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Colts knew they were totally dependent on Manning

Though they didn't know it at the time, the day Peyton Manning underwent his third neck surgery was the same day the Colts' coaching staff began the slow march toward unemployment.

Losing Manning led to a 2-14 meltdown in Indianapolis, which was followed by a thorough housecleaning by owner Jim Irsay.

Former Colts offensive line coach Pete Metzelaars was among the disposed, and he landed on his feet with the Bills as tight ends coach. He was asked during his introductory press conference this week if the Colts spoke internally about how damaging life without Manning could be.

"We talked about it a little bit, yeah. We were so dependent on him and what he did," Metzelaars said, according to The Indianapolis Star. "The whole offensive structure was built upon what he could do and how he did it. The way his injury took place, there was always kind of the thought that 'well, he could come back, he might come back, maybe the recovery time is going to be x.' So we found ourselves kind of holding out hope 'well, let's not change everything because there's a chance he's going to come back and when he comes back then we're going to run it this way.'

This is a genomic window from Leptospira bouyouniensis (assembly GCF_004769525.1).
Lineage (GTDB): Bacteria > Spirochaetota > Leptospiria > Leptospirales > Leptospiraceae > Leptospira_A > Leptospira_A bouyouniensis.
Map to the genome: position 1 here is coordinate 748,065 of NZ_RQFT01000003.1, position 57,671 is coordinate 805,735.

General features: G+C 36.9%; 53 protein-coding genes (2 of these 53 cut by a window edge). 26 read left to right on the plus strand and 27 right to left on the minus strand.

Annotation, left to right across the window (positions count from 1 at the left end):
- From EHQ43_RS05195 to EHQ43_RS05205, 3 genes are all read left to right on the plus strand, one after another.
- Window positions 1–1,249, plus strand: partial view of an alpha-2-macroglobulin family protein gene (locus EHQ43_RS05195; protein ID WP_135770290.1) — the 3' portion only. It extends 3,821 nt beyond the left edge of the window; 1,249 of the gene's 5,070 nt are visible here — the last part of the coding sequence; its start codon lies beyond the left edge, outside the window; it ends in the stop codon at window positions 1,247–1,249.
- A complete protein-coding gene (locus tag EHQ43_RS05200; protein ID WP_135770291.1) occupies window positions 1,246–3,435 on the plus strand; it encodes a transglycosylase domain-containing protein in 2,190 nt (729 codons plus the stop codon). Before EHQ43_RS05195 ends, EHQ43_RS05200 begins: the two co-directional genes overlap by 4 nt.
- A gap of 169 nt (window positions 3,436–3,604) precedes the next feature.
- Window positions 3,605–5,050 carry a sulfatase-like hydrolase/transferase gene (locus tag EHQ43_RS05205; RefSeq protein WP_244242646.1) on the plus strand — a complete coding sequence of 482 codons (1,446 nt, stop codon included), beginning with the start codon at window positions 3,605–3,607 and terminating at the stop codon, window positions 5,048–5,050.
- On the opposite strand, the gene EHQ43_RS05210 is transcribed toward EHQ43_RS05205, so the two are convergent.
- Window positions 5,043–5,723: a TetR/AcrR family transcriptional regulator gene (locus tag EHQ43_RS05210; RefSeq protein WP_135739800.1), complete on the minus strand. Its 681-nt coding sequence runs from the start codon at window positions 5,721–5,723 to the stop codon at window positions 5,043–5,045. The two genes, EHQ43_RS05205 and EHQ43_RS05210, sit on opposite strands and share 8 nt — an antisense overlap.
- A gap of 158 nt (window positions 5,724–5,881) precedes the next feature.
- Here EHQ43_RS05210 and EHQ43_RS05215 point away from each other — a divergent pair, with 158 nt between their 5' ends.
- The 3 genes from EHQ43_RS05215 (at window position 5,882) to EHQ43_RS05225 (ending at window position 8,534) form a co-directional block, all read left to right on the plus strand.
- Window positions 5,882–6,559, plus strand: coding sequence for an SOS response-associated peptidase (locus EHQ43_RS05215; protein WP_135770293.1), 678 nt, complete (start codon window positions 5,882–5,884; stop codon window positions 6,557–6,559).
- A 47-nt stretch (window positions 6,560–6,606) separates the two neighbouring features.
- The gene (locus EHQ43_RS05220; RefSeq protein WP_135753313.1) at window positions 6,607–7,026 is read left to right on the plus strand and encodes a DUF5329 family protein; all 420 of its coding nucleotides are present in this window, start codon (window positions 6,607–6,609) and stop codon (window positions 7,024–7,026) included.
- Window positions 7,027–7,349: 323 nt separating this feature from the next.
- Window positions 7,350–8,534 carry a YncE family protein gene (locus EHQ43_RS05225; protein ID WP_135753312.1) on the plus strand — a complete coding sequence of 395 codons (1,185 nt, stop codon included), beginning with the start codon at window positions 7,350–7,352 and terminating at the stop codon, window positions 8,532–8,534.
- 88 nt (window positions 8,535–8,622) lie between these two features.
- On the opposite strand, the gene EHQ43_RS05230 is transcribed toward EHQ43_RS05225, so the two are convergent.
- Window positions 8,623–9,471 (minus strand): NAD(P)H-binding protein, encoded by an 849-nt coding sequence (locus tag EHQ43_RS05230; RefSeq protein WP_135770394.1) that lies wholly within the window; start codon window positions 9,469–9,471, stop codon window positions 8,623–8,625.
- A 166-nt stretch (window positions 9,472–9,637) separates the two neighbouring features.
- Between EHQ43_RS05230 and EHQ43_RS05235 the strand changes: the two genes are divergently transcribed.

"Unfortunately, he never did come back," he went on. "So we got stuck with kind of trying to change in midstream and put some things together, and the people we had trying to do some of the things that Peyton did, even then we cut it down, but obviously they're not Peyton Manning."

Metzelaars' comments give us a better idea why Manning was never sent to injured reserve. There was no smokescreen in place -- Indy always hoped Manning could come back and save their season. He never could.

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